The Prophetic Character of Prayer

by Bishop William H. Murphy, Jr.
Senior Pastor ~ New Mount Moriah International Church ~ Pontiac, MI 48340
Bishop of Intercessory Prayer ~ Full Gospel Baptist Church Fellowship

Most believers have found it easier to study the Bible, meditate, worship, tithe, and exercise all the other disciplines of the Christian life; but struggle to maintain a consistent, disciplined prayer life.

Is the issue a lack of discipline? That\’s only part of it. Certainly a consistent prayer life takes discipline; however, the lack of discipline is rooted in a lack of vision. True vision is what motivates us to be disciplined. Proverbs 29:18 say, “Where there is no vision the people perish”. And, unfortunately, for many of us our vision of prayer has not been adequate to produce discipline.

As believers we have a responsibility to increase our vision as to what prayer should be. We must realize that prayer is not a game or a religious exercise; but a means by which God has chosen to engage us in the manifestation of His kingdom in the earth.

One aspect of prayer that is continually overlooked is its prophetic character. We generally think of a prophet as one who speaks to people on behalf of God. This is true of the prophetic role, but it is incomplete. The biblical concept of the prophet is much greater. Scripture shows us that the prophet can speak to man because he has first listened, and spoken to God.

The first time we see the word “prophet” in the Bible is in Genesis 20:7, where Abraham, the prophet, was interceding for someone suffering under the judgment of God. Again in Genesis 18:16-33, we see Abraham interceding for Sodom. In fact he is arguing with God, attempting to get God to change His mind. We see here that he is on such close terms with God that he can argue his case before Him. These passages clearly show that the characteristic activity of a prophet is prayer.

No one could appoint himself as a prophet; one had to be chosen by God, spoken to by God and empowered by the Holy Spirit. This did not happen to everyone. Moses recognized this, and longed to see the day when this blessing of intimate fellowship would be available to all of God’s people; “Would that all the Lord’s people were prophets, that the Lord would put His Spirit upon them” (Num. 11:29).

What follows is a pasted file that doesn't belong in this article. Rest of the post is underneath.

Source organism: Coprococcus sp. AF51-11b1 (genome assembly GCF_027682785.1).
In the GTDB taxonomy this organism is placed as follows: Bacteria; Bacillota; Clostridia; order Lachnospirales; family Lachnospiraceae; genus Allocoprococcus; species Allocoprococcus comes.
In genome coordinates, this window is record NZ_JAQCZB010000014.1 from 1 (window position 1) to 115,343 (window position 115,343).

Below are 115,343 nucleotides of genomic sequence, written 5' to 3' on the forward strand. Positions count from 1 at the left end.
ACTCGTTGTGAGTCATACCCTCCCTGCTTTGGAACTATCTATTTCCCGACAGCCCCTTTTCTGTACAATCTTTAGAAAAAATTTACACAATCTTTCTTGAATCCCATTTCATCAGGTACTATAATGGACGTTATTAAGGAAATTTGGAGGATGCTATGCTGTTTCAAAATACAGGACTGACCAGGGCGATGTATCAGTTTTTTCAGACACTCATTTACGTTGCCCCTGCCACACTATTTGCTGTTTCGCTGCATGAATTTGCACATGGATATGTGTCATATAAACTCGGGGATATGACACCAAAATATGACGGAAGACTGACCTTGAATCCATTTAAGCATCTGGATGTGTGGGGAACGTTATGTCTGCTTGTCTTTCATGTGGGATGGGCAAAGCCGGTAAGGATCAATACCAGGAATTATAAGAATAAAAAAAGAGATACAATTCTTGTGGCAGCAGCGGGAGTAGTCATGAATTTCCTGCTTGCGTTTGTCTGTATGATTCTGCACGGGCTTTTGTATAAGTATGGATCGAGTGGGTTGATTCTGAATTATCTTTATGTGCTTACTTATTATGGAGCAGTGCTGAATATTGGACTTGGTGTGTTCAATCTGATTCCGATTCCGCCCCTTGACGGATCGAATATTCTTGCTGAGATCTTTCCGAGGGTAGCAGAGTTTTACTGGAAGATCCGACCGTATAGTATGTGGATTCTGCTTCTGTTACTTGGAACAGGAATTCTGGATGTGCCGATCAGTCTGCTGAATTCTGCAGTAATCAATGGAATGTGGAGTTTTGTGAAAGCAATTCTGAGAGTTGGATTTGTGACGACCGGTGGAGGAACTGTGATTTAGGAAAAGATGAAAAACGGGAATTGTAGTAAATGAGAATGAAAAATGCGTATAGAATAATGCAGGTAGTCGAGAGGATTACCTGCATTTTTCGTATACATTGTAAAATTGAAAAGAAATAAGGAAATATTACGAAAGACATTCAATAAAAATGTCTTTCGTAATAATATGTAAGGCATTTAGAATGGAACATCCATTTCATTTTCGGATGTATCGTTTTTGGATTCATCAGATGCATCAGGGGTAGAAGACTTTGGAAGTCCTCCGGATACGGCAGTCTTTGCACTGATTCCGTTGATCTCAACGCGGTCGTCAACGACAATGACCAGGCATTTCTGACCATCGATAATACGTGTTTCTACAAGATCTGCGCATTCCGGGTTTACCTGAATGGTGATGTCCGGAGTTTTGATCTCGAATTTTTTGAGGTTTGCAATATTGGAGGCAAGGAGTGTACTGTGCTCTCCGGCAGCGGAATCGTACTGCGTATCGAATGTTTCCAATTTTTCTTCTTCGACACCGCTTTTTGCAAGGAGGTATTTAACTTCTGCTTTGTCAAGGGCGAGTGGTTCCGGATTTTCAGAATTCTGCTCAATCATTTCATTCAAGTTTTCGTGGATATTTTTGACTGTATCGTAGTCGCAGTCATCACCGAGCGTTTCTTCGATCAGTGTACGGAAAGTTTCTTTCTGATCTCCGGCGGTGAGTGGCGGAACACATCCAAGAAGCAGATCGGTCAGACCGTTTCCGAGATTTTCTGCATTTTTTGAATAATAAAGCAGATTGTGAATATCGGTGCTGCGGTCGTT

This was fulfilled, when Jesus taught His disciples about the Holy Spirit and prayer (John 14-16). He then revealed the intimacy of relationship, like that of the prophets, they were being brought into. He says to them: “No longer do I call you slaves, for the slave does not know what his master is doing; but I have called you friends, for all things that I have heard from My Father I have made known to you” (John 15:15).

While all intercessors do not stand in the office of the prophet (Eph. 4:11), just as the prophets we have been given the privilege of intercession and are called to speak God’s Word to our culture. This is a huge responsibility, for we are more than a messenger. We are those who stand in the presence of God (Jeremiah 15:19); who stand in the council of the Lord (Jeremiah 23:18); and who is a participant in the council of God. In other words, we are counselors as well as messengers.

Just as the prophets of the Old Testament, we should be on such close terms with God that we can speak frank and openly with one another. In the Old Testament, we find the prophets engaging God in debate, interceding, and mediating for others. As intercessors, through the Spirit, we are taken into God’s confidence. God’s basic plans regarding the world and His means of accomplishing those plans are disclosed in Christ through the Spirit.

The prophets in Ezekiel were considered foolish because they were not praying prophets, had no dialogue with Heaven; they contrived how to please people, not how to do them good; they stood not against sin. They flattered people into vain hopes. They caused men to think themselves deserving of eternal life, when the wrath of God was upon them. Ezekiel 13:5 expresses three reasons why God pronounced judgment on them; (1) Ye have not gone up into the gaps; (2) You have not provided a hedge or covering; and (3) You have not prepared the people for battle.

It is when we don\’t align ourselves with God\’s ways and purposes that we run the risk of being judged like these prophets. We must not be foolish in our doings that we prevent the sinner\’s repentance with our flattering promises and false predictions. But by prayers, examples, and advice, contribute toward their salvation. We must hold true to the principles of truth, justice and purity for they are our protection from destruction. We must be a wall of defense for the people.

Let us not be labeled and judged as were the false prophets. Let us become more disciplined in our prayer life so that what we deliver is what we have seen or heard through the Holy Spirit and not out of our own heart so that we do not bring a reproach upon God\’s people or ourselves.